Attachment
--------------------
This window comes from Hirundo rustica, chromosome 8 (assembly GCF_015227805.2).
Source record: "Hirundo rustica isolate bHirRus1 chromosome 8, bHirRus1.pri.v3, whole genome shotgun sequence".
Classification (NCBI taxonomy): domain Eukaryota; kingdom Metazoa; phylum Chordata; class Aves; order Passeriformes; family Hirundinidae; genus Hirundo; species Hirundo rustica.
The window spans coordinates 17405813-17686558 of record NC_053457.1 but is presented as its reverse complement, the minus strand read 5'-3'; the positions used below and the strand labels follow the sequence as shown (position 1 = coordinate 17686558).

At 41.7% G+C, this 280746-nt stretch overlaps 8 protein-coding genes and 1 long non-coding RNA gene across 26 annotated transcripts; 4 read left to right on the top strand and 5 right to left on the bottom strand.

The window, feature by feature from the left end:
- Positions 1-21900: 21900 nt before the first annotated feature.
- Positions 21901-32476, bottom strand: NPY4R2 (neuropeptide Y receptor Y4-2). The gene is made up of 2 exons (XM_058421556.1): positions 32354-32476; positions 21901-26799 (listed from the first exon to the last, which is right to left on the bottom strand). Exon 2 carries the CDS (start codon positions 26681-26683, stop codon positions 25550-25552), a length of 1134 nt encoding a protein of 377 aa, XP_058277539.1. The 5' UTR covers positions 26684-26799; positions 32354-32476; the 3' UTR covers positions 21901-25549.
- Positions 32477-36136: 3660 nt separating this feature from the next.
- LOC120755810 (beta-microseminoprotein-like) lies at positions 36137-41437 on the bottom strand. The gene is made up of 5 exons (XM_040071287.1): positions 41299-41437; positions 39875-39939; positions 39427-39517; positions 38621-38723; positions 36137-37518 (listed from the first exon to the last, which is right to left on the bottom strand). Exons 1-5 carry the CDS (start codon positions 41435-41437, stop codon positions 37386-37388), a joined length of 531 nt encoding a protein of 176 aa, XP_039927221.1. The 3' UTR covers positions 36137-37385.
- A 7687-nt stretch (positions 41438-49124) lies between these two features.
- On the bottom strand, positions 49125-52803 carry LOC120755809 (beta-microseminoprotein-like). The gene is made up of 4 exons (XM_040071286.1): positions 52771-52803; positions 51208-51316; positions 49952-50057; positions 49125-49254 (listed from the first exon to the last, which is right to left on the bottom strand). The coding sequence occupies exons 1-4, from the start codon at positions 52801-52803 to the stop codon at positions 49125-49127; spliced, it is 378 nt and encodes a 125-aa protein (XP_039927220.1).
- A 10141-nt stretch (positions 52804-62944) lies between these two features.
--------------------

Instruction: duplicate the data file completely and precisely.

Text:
This window comes from Hirundo rustica, chromosome 8 (assembly GCF_015227805.2).
Source record: "Hirundo rustica isolate bHirRus1 chromosome 8, bHirRus1.pri.v3, whole genome shotgun sequence".
Classification (NCBI taxonomy): domain Eukaryota; kingdom Metazoa; phylum Chordata; class Aves; order Passeriformes; family Hirundinidae; genus Hirundo; species Hirundo rustica.
The window spans coordinates 17405813-17686558 of record NC_053457.1 but is presented as its reverse complement, the minus strand read 5'-3'; the positions used below and the strand labels follow the sequence as shown (position 1 = coordinate 17686558).

At 41.7% G+C, this 280746-nt stretch overlaps 8 protein-coding genes and 1 long non-coding RNA gene across 26 annotated transcripts; 4 read left to right on the top strand and 5 right to left on the bottom strand.

The window, feature by feature from the left end:
- Positions 1-21900: 21900 nt before the first annotated feature.
- Positions 21901-32476, bottom strand: NPY4R2 (neuropeptide Y receptor Y4-2). The gene is made up of 2 exons (XM_058421556.1): positions 32354-32476; positions 21901-26799 (listed from the first exon to the last, which is right to left on the bottom strand). Exon 2 carries the CDS (start codon positions 26681-26683, stop codon positions 25550-25552), a length of 1134 nt encoding a protein of 377 aa, XP_058277539.1. The 5' UTR covers positions 26684-26799; positions 32354-32476; the 3' UTR covers positions 21901-25549.
- Positions 32477-36136: 3660 nt separating this feature from the next.
- LOC120755810 (beta-microseminoprotein-like) lies at positions 36137-41437 on the bottom strand. The gene is made up of 5 exons (XM_040071287.1): positions 41299-41437; positions 39875-39939; positions 39427-39517; positions 38621-38723; positions 36137-37518 (listed from the first exon to the last, which is right to left on the bottom strand). Exons 1-5 carry the CDS (start codon positions 41435-41437, stop codon positions 37386-37388), a joined length of 531 nt encoding a protein of 176 aa, XP_039927221.1. The 3' UTR covers positions 36137-37385.
- A 7687-nt stretch (positions 41438-49124) lies between these two features.
- On the bottom strand, positions 49125-52803 carry LOC120755809 (beta-microseminoprotein-like). The gene is made up of 4 exons (XM_040071286.1): positions 52771-52803; positions 51208-51316; positions 49952-50057; positions 49125-49254 (listed from the first exon to the last, which is right to left on the bottom strand). The coding sequence occupies exons 1-4, from the start codon at positions 52801-52803 to the stop codon at positions 49125-49127; spliced, it is 378 nt and encodes a 125-aa protein (XP_039927220.1).
- A 10141-nt stretch (positions 52804-62944) lies between these two features.